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Abu Dhabi, UAETuesday 11 December 2018

Ecuador balances Opec efforts with domestic needs

Oil output level less than the country’s potential at a time the government needs to boost revenues

Ecuador's president Lenin Moreno has stopped short of aiming for full capacity in oil production. Daniel Tapia / Reuters
Ecuador's president Lenin Moreno has stopped short of aiming for full capacity in oil production. Daniel Tapia / Reuters

A month after dealing a blow to Opec, Ecuador says it will cap output at a more comfortable level than it had initially pledged.

The South American country will limit its production at its current 541,000 barrels a day to avoid undermining the group’s output-curbs deal, said the Ecuadorian oil minister Carlos Perez. While that breaches the 26,000-barrel-a-day cut to 522,000 that Ecuador had committed to, it’s less than the country’s potential at a time the government needs to boost revenues, he said.

“Even though there is greater potential, we have a commitment with Opec to maintain this production until there are new guidelines,” Mr Perez, a career private-sector oilman, said after touring the 110,000-barrel-a-day Esmeraldas refinery together with the president Lenin Moreno.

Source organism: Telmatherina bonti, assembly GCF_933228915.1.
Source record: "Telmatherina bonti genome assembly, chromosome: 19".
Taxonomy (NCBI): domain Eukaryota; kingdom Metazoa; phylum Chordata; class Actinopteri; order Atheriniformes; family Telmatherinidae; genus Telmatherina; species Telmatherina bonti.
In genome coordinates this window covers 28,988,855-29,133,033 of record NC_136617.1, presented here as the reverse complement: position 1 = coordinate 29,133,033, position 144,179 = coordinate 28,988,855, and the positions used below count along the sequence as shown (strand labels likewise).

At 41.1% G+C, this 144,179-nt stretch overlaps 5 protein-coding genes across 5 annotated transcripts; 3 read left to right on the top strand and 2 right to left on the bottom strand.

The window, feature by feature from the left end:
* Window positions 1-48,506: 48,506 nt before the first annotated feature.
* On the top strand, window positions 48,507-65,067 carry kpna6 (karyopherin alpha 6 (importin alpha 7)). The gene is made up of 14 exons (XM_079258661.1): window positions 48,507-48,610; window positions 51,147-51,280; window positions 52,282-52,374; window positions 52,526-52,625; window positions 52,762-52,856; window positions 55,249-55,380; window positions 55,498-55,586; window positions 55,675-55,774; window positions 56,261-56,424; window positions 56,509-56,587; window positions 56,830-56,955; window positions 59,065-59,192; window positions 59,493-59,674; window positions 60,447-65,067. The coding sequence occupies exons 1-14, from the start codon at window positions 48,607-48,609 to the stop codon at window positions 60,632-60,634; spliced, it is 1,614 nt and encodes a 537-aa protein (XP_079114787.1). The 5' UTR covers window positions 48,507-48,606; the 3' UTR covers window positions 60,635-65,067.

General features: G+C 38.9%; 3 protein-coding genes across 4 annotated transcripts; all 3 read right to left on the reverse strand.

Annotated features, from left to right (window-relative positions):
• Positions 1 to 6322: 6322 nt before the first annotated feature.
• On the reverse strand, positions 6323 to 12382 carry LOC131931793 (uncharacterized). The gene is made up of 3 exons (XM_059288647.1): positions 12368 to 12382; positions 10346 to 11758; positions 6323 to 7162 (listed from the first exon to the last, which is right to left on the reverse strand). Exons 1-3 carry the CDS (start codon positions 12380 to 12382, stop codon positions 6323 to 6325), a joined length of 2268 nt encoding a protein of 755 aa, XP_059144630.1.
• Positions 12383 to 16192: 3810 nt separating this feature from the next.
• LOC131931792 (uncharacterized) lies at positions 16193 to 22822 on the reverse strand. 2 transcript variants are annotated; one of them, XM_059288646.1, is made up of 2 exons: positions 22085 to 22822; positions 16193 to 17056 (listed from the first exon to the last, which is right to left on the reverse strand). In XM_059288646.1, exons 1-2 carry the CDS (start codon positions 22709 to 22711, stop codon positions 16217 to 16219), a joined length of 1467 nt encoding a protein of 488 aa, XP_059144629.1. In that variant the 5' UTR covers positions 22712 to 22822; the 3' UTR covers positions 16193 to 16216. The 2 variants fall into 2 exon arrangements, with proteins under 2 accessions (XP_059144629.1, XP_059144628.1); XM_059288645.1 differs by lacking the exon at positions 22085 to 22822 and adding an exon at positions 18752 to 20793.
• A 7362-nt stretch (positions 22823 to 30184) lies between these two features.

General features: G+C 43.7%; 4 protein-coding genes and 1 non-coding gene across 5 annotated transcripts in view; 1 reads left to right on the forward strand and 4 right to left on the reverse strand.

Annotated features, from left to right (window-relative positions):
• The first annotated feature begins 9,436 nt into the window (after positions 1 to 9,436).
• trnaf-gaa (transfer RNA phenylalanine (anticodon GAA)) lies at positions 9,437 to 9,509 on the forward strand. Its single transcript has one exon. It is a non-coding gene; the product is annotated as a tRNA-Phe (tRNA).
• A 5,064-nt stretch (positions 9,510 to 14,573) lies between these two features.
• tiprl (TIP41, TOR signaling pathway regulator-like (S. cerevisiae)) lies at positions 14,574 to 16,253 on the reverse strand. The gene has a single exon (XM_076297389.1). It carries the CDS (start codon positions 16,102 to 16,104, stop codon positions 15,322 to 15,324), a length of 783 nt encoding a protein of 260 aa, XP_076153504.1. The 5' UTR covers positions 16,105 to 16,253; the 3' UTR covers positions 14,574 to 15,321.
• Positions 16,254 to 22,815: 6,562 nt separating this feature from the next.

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Recently inaugurated Mr Moreno has broken with his former mentor Rafael Correa, ending the country’s position as an Opec hawk, cancelling his support for Venezuela and stripping the vice president Jorge Glas, a close associate of Mr Correa, of a role in the government.

Mr Perez, who got a call from the Saudi Energy Minister Khalid Al Falih last month when he abandoned the Opec deal because of the nation’s troubled fiscal and economic situation, signalled Ecuador wants to keep increasing production as soon as possible.

Opec officials didn’t immediately respond to phone calls and emails after normal working hours.

After touring the Esmeraldas plant, Mr Perez and Mr Moreno said oil companies would be welcome to invest under production-sharing agreements scrapped by Mr Correa in 2010.

Unlike Saudi Arabia or other major producers, Ecuador can’t easily increase output. Current production is close to capacity, but below a record of around 560,000 barrels a day last reached in 2014.